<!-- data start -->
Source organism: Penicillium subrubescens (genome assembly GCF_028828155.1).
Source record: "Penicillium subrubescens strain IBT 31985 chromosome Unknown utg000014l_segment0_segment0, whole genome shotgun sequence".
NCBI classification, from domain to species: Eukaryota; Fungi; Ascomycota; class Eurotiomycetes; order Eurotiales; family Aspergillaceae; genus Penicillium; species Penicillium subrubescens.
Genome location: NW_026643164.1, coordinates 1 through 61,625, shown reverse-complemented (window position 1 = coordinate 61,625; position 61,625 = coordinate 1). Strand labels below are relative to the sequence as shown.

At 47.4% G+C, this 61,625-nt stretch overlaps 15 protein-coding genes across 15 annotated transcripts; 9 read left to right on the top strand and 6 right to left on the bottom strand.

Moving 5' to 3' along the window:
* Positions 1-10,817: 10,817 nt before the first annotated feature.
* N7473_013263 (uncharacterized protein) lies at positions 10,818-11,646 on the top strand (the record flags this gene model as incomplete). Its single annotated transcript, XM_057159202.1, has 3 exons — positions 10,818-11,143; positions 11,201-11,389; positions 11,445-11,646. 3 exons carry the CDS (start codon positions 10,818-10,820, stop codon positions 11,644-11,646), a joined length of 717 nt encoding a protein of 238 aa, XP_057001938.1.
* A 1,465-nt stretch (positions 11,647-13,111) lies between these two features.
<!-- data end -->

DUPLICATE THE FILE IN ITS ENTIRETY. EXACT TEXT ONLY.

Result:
Source organism: Penicillium subrubescens (genome assembly GCF_028828155.1).
Source record: "Penicillium subrubescens strain IBT 31985 chromosome Unknown utg000014l_segment0_segment0, whole genome shotgun sequence".
NCBI classification, from domain to species: Eukaryota; Fungi; Ascomycota; class Eurotiomycetes; order Eurotiales; family Aspergillaceae; genus Penicillium; species Penicillium subrubescens.
Genome location: NW_026643164.1, coordinates 1 through 61,625, shown reverse-complemented (window position 1 = coordinate 61,625; position 61,625 = coordinate 1). Strand labels below are relative to the sequence as shown.

At 47.4% G+C, this 61,625-nt stretch overlaps 15 protein-coding genes across 15 annotated transcripts; 9 read left to right on the top strand and 6 right to left on the bottom strand.

Moving 5' to 3' along the window:
* Positions 1-10,817: 10,817 nt before the first annotated feature.
* N7473_013263 (uncharacterized protein) lies at positions 10,818-11,646 on the top strand (the record flags this gene model as incomplete). Its single annotated transcript, XM_057159202.1, has 3 exons — positions 10,818-11,143; positions 11,201-11,389; positions 11,445-11,646. 3 exons carry the CDS (start codon positions 10,818-10,820, stop codon positions 11,644-11,646), a joined length of 717 nt encoding a protein of 238 aa, XP_057001938.1.
* A 1,465-nt stretch (positions 11,647-13,111) lies between these two features.